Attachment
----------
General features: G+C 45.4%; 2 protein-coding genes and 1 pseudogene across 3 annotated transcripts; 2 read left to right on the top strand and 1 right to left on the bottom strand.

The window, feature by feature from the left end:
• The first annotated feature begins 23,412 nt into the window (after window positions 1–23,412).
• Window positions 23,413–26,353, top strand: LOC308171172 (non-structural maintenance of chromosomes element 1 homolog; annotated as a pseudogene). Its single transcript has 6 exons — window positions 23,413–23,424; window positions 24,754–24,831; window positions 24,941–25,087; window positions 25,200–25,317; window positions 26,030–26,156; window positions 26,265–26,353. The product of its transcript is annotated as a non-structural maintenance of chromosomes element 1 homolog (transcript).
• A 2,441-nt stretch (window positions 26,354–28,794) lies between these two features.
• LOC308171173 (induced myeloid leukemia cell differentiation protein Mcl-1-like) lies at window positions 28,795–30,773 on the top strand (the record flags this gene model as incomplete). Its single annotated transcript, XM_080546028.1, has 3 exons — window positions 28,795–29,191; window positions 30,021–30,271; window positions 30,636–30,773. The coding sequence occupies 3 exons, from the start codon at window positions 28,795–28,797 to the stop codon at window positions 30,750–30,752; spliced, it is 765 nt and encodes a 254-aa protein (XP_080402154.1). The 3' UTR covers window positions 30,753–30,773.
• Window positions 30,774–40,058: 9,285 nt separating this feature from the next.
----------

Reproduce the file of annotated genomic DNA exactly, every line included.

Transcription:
General features: G+C 45.4%; 2 protein-coding genes and 1 pseudogene across 3 annotated transcripts; 2 read left to right on the top strand and 1 right to left on the bottom strand.

The window, feature by feature from the left end:
• The first annotated feature begins 23,412 nt into the window (after window positions 1–23,412).
• Window positions 23,413–26,353, top strand: LOC308171172 (non-structural maintenance of chromosomes element 1 homolog; annotated as a pseudogene). Its single transcript has 6 exons — window positions 23,413–23,424; window positions 24,754–24,831; window positions 24,941–25,087; window positions 25,200–25,317; window positions 26,030–26,156; window positions 26,265–26,353. The product of its transcript is annotated as a non-structural maintenance of chromosomes element 1 homolog (transcript).
• A 2,441-nt stretch (window positions 26,354–28,794) lies between these two features.
• LOC308171173 (induced myeloid leukemia cell differentiation protein Mcl-1-like) lies at window positions 28,795–30,773 on the top strand (the record flags this gene model as incomplete). Its single annotated transcript, XM_080546028.1, has 3 exons — window positions 28,795–29,191; window positions 30,021–30,271; window positions 30,636–30,773. The coding sequence occupies 3 exons, from the start codon at window positions 28,795–28,797 to the stop codon at window positions 30,750–30,752; spliced, it is 765 nt and encodes a 254-aa protein (XP_080402154.1). The 3' UTR covers window positions 30,753–30,773.
• Window positions 30,774–40,058: 9,285 nt separating this feature from the next.